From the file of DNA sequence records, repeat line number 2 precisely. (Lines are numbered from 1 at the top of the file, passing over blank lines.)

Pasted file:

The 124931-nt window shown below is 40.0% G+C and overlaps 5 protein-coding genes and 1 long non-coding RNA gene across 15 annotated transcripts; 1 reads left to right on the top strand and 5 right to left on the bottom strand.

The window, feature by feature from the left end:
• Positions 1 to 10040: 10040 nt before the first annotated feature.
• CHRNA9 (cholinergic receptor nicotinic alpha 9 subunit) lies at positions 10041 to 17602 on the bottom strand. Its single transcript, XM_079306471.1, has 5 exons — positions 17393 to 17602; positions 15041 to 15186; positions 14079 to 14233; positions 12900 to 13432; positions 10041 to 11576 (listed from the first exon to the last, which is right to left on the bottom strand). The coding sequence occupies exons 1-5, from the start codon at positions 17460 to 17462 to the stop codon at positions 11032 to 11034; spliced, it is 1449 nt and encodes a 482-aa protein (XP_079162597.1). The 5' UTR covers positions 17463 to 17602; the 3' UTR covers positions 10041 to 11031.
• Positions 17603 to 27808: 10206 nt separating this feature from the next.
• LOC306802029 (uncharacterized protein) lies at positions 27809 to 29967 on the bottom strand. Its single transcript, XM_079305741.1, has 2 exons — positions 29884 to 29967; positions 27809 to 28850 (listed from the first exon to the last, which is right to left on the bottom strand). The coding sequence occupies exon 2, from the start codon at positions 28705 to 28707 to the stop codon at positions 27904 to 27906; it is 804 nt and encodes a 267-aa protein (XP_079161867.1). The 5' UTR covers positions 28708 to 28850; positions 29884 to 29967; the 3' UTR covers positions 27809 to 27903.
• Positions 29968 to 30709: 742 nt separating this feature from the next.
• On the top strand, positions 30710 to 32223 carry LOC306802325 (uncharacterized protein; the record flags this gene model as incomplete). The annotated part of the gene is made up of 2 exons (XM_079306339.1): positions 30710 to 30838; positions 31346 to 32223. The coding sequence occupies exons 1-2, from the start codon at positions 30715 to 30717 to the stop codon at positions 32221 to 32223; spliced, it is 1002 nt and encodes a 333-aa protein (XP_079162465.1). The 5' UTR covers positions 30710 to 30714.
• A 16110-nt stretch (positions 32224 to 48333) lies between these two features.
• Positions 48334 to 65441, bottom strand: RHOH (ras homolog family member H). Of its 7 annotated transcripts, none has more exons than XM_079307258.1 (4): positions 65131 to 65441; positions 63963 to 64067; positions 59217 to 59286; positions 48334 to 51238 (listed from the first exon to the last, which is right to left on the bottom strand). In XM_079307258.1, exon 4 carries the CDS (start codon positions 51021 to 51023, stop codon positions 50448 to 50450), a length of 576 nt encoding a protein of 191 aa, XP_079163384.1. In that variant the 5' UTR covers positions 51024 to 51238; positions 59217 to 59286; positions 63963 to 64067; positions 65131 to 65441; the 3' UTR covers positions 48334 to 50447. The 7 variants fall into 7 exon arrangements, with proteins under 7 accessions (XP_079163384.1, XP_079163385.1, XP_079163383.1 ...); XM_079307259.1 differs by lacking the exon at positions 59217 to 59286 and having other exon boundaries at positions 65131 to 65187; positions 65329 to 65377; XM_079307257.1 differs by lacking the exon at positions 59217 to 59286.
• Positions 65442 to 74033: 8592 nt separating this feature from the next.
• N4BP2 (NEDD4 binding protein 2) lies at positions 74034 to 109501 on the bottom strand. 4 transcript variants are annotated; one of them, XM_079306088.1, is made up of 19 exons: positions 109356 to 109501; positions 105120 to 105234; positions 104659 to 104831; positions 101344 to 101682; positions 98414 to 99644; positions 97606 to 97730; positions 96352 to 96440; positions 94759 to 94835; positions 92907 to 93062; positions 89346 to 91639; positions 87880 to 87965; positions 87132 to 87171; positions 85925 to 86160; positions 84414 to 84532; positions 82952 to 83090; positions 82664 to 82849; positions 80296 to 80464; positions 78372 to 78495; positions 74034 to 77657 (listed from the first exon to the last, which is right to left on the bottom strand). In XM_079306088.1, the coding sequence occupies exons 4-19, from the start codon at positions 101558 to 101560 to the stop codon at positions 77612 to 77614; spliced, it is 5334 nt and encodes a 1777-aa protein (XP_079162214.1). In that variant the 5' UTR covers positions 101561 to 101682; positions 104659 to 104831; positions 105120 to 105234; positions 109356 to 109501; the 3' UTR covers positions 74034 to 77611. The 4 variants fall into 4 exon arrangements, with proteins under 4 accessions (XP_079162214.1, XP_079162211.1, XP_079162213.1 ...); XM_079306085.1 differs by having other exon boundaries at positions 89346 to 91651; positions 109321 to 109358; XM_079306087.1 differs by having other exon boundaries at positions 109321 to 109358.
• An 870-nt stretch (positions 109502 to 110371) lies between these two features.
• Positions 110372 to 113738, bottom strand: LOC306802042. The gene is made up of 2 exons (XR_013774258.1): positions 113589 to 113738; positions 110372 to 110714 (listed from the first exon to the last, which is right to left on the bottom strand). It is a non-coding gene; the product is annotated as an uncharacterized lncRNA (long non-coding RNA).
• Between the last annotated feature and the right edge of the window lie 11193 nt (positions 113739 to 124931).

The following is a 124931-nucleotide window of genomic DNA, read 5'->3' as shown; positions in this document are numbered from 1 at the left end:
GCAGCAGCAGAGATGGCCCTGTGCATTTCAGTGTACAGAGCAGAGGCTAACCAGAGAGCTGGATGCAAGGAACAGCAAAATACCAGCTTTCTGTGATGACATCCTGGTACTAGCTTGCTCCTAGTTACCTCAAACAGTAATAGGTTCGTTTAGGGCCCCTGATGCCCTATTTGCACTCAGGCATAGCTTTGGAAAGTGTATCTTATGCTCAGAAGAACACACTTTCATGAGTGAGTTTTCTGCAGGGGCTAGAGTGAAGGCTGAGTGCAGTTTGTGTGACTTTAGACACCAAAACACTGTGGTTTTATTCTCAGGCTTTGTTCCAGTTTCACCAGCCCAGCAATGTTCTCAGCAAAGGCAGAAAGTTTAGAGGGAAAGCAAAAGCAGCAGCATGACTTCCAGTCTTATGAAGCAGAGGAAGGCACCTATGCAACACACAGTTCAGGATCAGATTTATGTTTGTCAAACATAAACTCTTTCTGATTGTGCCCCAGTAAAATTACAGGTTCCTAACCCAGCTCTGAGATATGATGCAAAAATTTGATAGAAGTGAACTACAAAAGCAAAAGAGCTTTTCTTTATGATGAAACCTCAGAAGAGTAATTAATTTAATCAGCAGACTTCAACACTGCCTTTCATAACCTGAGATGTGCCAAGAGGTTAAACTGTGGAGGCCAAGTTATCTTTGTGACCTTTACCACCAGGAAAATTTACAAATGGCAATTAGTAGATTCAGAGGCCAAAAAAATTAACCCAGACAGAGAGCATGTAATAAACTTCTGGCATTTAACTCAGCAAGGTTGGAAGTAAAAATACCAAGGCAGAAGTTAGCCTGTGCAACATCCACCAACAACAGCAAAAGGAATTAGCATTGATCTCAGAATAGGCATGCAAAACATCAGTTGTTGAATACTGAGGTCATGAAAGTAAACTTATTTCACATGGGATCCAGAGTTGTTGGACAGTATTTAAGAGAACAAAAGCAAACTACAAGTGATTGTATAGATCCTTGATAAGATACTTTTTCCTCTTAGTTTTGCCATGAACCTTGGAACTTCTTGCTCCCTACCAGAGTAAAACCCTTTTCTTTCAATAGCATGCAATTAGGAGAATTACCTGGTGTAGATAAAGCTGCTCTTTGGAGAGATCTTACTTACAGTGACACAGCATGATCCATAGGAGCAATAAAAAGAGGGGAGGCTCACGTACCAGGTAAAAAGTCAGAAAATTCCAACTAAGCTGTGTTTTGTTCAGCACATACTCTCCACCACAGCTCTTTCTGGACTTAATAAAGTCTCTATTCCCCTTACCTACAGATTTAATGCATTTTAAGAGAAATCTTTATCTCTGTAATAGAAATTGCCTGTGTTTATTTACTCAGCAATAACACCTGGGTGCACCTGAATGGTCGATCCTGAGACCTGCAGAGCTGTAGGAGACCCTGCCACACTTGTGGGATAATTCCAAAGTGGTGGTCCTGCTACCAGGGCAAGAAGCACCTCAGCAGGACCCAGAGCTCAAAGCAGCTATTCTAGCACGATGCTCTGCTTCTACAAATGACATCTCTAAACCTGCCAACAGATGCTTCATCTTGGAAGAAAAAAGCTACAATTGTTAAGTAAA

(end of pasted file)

The window, feature by feature from the left end: